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Child friendly GF, dairy, wheat, sugar free(17 Posts)
I’ve got some guests with children who are dairy, gluten, wheat, and sugar intolerant.
Any nice recipe ideas for snacks and mains?
For snacks what about apple pizzas? Rounds of sliced apples topped with peanut butter and berries.
Mains could be grilled chicken and chips with peas.
Oooh I love the idea of apple pizza! Thanks the chicken, chips and peas sounds simple.
Sugar makes then very hyper I believe, perhaps intolerance is the wrong word.
We eat like this all the time. We eat less 'desert' and 'snack food's than other people.
Breakfast often has cooked eggs, dried meat (though most has some sugar derivative like glucose, dextrose, Maltese etc apart from Parma ham which is expensive!) rather than cereal and milk. We make rice flour pancakes with eggs and rice milk with dried meat, almond butter, homemade jam (bag of frozen berries, heat up and boiled a little with some chia seeds to thicken).
rice, chicken, spring onions, cumin and egg
Roast chicken and roast potatoes
Salmon, rice, roasted sweet potato cubes with rocket
Rice pasta (not corn) with cheese free pesto
We generally start a meal with bowls full of raw carrots, cucumber, fennel etc
We do eat fruit but not a huge amount due to the sugar issue.
For snacks we have rice cakes, raw vegetables, some fruit, date balls (with cashews or coconut and then either dried raspberries or cacao powder.)
They will be used to this diet so don't feel like you need to adapt your diet to fit theirs.
Ask their parents for suggestions!!
Don't add sugar substitutes or even lots of fruit where you would ordinarily have sugar. If they are sugar intolerant, they may also limit fructose.
I make banana bread with buckwheat flour, eggs and cinnamon.
Thanks - it generally sounds healthier than most children’s diets.
I'd ignore the sugar 'intolerance', have their DC been medically confirmed to have CMPA and Coeliac's disease or are they just being a bit faddy and precious? The amount of care I took would depend on that (have family members with both and know how serious they can be so e.g. we keep all gluten containing ingredients in a gluten cupboard to avoid cross contamination for when they visit).
Crisps, sausages (check for gluten and dairy), baked beans, fruit, nuts (but often 'may contain' gluten so avoid if proper Coeliac), hummus, omelette. Anything with potatoes and rice rather than pasta.
Curry - this is my DC’s favourite www.annabelkarmel.com/recipes/coconut-milk-chicken-curry/
Chilli con carne www.cookingwithmykids.co.uk/child-friendly-chilli-con-carne/
Shepherd’s pie with Free From Worcester sauce (we use Tesco) and dairy free spread and cheese in the mash
Egg fried rice (make sure the soy sauce is Gf) www.bbcgoodfood.com/recipes/chicken-sweetcorn-egg-fried-rice
Smoky bacon beans with wedges or jacket potato
Sausages (most are automatically Gf these days) and dairy free mash
GF fish fingers and chips
They’re asd so don’t think medically dx for intolerance, it’s more impact on behaviour - this has given me lots of ideas, thanks, want to make them feel welcome.
They don’t eat soy cheeses either, so I’m on the hunt for coconut cheese which Sainsbury’s does.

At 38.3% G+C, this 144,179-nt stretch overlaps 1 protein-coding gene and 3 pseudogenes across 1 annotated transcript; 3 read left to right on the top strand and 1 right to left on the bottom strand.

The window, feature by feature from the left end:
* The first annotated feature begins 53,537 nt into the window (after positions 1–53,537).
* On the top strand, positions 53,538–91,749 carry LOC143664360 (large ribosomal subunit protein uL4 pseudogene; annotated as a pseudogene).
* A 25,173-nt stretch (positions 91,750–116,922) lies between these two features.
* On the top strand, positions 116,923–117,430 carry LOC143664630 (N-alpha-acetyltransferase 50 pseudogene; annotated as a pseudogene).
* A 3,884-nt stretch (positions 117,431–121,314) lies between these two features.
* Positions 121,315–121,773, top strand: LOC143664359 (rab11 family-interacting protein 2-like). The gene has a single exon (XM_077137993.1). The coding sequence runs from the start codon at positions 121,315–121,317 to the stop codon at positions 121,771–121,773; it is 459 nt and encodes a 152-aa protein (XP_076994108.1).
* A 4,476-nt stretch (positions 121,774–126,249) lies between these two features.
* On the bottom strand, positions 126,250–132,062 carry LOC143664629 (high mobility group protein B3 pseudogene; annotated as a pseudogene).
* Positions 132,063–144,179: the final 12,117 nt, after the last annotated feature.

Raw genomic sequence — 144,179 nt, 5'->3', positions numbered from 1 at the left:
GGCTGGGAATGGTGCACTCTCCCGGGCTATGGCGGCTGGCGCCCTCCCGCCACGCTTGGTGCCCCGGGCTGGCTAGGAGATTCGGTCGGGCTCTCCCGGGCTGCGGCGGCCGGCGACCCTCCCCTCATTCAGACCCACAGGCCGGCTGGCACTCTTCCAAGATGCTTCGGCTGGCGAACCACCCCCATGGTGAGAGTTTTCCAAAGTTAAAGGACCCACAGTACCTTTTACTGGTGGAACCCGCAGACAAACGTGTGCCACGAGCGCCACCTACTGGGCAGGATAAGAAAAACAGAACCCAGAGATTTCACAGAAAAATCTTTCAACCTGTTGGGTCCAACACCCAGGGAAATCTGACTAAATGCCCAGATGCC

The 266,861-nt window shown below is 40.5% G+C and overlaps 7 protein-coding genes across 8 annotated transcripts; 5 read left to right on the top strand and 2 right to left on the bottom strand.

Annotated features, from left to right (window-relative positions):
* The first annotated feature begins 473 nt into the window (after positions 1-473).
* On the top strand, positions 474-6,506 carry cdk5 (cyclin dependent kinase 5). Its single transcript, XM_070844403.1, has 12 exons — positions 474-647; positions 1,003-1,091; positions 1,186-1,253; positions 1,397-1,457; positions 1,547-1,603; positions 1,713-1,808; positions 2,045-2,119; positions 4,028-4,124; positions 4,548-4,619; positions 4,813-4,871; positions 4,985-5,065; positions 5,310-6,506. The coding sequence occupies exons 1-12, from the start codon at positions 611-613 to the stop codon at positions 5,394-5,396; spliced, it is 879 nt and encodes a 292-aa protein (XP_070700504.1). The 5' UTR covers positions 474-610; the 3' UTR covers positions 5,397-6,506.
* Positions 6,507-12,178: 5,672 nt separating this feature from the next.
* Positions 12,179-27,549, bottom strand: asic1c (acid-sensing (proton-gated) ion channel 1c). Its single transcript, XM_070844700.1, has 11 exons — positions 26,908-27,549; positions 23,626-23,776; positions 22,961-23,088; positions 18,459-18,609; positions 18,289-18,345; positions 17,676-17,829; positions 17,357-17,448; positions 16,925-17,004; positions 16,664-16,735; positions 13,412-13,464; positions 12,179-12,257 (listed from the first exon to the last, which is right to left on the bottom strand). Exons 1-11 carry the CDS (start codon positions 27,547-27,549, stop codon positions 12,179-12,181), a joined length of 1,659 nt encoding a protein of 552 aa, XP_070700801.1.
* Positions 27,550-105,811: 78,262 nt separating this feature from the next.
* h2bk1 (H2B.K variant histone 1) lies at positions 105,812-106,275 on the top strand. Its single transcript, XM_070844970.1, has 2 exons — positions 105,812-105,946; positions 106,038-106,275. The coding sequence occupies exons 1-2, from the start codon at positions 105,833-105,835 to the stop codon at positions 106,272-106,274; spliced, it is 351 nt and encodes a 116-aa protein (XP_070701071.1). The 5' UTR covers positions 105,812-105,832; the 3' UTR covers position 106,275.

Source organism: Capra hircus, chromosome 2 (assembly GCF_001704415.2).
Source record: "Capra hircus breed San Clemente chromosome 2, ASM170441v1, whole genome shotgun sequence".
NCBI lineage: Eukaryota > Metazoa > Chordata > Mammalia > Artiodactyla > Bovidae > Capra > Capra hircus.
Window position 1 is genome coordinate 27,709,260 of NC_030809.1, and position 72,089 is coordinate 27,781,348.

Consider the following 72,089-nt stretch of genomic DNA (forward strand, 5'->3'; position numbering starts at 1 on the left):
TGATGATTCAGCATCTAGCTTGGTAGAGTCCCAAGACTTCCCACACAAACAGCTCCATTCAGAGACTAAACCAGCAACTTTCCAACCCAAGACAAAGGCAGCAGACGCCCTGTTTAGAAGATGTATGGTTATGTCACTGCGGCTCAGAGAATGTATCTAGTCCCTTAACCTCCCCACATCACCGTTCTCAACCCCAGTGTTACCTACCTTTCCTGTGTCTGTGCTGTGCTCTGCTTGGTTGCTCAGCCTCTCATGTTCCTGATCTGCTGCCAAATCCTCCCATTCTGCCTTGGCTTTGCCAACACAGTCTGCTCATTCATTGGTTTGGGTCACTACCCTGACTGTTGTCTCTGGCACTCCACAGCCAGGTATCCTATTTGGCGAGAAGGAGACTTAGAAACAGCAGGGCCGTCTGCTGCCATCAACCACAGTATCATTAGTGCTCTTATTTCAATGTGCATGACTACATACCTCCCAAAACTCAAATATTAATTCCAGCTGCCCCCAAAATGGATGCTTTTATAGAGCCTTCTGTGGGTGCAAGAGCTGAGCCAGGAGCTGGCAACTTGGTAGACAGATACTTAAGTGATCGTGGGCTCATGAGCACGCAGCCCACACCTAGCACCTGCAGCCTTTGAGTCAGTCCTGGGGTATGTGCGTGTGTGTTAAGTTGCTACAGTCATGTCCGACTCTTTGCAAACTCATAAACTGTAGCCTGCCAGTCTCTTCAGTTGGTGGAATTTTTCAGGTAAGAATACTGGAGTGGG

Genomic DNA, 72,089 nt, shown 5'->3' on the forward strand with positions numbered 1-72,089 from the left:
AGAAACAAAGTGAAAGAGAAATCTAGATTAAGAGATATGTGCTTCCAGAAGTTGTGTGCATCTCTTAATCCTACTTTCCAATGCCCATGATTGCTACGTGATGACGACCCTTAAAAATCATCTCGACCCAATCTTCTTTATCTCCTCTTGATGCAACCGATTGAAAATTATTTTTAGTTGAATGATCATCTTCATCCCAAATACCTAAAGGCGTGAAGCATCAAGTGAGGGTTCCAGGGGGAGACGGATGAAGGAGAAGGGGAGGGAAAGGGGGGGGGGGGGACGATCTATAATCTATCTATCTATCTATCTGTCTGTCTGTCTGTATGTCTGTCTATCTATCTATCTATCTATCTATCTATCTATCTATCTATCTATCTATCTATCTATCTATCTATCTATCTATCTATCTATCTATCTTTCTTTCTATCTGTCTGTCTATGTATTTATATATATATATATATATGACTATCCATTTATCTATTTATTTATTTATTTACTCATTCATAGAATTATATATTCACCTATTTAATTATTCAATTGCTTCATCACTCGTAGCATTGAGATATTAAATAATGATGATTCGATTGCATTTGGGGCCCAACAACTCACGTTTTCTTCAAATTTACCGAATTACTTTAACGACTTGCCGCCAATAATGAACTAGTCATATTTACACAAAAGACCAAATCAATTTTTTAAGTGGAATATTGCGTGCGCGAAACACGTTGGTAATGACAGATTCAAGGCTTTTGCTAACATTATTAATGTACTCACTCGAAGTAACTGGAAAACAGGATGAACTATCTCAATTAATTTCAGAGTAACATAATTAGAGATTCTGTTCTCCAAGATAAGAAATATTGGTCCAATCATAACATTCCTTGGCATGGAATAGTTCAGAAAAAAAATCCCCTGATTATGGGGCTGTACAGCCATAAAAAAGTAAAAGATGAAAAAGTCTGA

@Countfosco there is no need for you or the OP to be judgemental about their dietary choices. It is none of your business. The OP may choose to decline to cater for them if she wishes but it is rude to ignore their wishes.
@peanutbuttermarmite . Baked beans, Worcester sauce and bacon are all likely to have sugar in some form in them (dextrose, etc).
If they avoid soy as well, I would not spend too much effort on searching for cheese alternatives for them as it is likely that there is something in there that is not suitable, lecithin for example. Maybe ask them if there is something special you could get in for them.
I tend not to give people the whole list of things we don't eat (*@Countfosco* we are under the supervision of a doctor and it is his advice) as the list is long and boring and we avoid many additives which are often found in alternatives as well as seemingly random things like chicory but instead I make suggestions and do provide a whole list if requested.
It is kind of you to be so thoughtful. It is very difficult to travel with a complex diet and is sometimes easier to just say.. 'it's ok this one time' but with the children already being out of their routine, the food that could potentially be causing them challenges may make things difficult for their behaviour but also impact the longer term strategy of trying to reduce the reactions they are having by excluding things with the hope that they will absorb nutrients better and eventually maybe be able to reintroduce foods. This process can take years so just putting it aside for a few days is not that easy. (Obviously I am projecting my own situation here but I think it is useful to see it from their point of view.) If they do decide to let it lapse for one treat, think about what they might have done that ... feeling that they are depriving their kids while others are eating around them and maybe that if their diet is controlled 90% of the time, small controlled deviations are OK but a whole days worth wouldn't be.
If they have an asd diagnosis, I’d ask their parent what they would like to eat. Food issues are very, very common.
I know I get it, I’ve got many friends with complex food rules - I take the point about the alternatives having additives, I hadn’t thought about that. My dc are terrible sleepers and really, anything that would help I would do.
Unless you know they eat cheese alternatives, I really wouldn’t bother buying them.
Yes sounds like no cheese is easiest all round. I don’t want them to feel they have to break any rules as I do understand how unpleasant the consequences can be.
😂😂 I've never tried it to be honest. I was just stating a fact 😁
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